Traveling outside of Canada reminds us that Edmonton is not a well-known city internationally; the odd person may know it as a hockey town, while others might think we’re right next to Toronto. While we do not enjoy the same acclaim as cities such as Toronto, Montreal or Vancouver, we’ll argue this may soon change (and Connor McDavid, as spectacular as he is, will only make a slight contribution).
First a bit of background:
Edmonton is home to the University of Alberta, which is recognized as a top 100 university worldwide. There are currently 38,311 students enrolled from 148 different countries, with a combined 888 graduate and post graduate programs being offered. The university has all the major faculties expected of a world class university, including medicine, law, engineering and business, to name a few. The focus of our article, however, is the department which has the potential to transform them all: Computer Science.
While computer science has been studied for decades, Artificial Intelligence, a sub-section of that field, has been gaining international attention (and considerable funding in the process). Coincidentally, Edmonton is uniquely positioned to capitalize on the development of Artificial Intelligence as the technology converges with our city’s world-class knowledge base.
To illustrate how much potential this has for Edmonton, let’s look at some recent events. In 2014, Google (Alphabet, to be more specific) paid around $500 million to acquire a company called DeepMind. The company describes themselves as the “world leader in artificial intelligence research” and is on the leading edge of developing technologies for self-driving cars and autonomous robots. While the technology will advance and evolve over the coming years, Google is already starting to commercialize the technology. In fact, the new AI technology is found inside their newest phone, the Pixel 2. Ask Google Assistant a question, and reams of algorithms and machine learning technology work at a frenetic pace to provide the answer. Google is making a big push into hardware with CEO Sundar Picha suggesting that AI will play a huge component in that development.
Outside of Google’s ambitious plans, other experts are predicting that AI will have a sweeping impact on everything we do. The field of law, for example, involves a considerable amount of research and review. IBM has been refining Watson (which you might remember from Jeopardy) to dramatically reduce the time required to conduct the research. Some law firms have already started incorporating this technology.
AI also has amazing potential in medicine. For example, AI can already diagnose tuberculosis in chest x-rays with surprisingly high accuracy. If AI can make such powerful inroads into both law and medicine, it’s a safe assumption that virtually any field can – and will – be impacted. Quoted from Microsoft’s Steve Guggenheimer in Forbes: “We don’t think of AI in the context of an app, workload or process but instead as a transformative technology that will change how we do things in the future.”
If you’ve bought into the enormous potential that AI has, the following information will make you look at Edmonton in a whole new light.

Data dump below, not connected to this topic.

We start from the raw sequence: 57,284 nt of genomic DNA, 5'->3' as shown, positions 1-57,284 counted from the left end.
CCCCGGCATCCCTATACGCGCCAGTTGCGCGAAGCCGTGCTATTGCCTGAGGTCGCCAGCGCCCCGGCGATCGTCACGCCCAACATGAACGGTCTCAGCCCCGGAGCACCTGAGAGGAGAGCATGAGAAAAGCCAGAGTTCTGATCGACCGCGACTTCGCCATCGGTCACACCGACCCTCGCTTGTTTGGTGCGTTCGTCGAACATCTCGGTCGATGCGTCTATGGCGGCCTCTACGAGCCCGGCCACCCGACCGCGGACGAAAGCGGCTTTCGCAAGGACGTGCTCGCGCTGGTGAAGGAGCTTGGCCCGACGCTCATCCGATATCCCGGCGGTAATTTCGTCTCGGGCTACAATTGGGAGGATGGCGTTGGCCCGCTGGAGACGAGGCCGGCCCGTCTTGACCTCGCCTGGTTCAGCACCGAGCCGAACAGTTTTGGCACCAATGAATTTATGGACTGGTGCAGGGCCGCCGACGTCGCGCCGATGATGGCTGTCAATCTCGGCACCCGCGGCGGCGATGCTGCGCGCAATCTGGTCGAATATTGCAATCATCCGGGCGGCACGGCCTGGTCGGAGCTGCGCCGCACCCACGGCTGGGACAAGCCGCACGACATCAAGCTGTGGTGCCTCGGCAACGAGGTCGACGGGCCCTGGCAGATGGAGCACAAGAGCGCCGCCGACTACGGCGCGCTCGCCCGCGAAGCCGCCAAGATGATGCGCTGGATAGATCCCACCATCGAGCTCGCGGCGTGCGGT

Edmonton is home to Amii, a research lab that humorously puts a human sounding name on an organization dedicated to advancing machine learning. Amii, which stands for Alberta Machine Intelligence Institute, is renowned for having some of the best minds in machine learning. This includes Rich Sutton, who is also a professor at the University of Alberta and widely considered to be one of the world’s greatest machine learning experts in the world.
This isn’t just speculation on our behalf. In fact, it’s why Google just opened a DeepMind office in Edmonton. Let’s emphasize that: The first non-UK research lab of one of the leading Artificial Intelligence companies in the world just opened a main office in Edmonton.
Here was a quote from their press release:
It was a big decision for us to open our first non-UK research lab, and the fact we’re doing so in Edmonton is a sign of the deep admiration and respect we have for the Canadian research community. In fact, we’ve had particularly strong links with the UAlberta for many years: nearly a dozen of its outstanding graduates have joined us at DeepMind, and we’ve sponsored the machine learning lab to provide additional funding for PhDs over the past few years.
Not only has Edmonton attracted a breadth of experts in the field and a leading tech company, the University is also poised to teach and develop future talent within this unique, symbiotic environment. The potential for new industries, product development and economic diversity within our city and province is virtually endless.
With an astonishing amount of money, resources and manpower devoted to the development of AI, it’s truly remarkable (and surprisingly under-reported) that Edmonton is at center stage for the whole world to see.
We have made remarkably wrong predictions in the past. Information contained herein is the sole opinion of the authors and does not represent the views or opinions of any other person or organization. Information contained herein is not investment advice and can be changed without notice. View full disclosure here.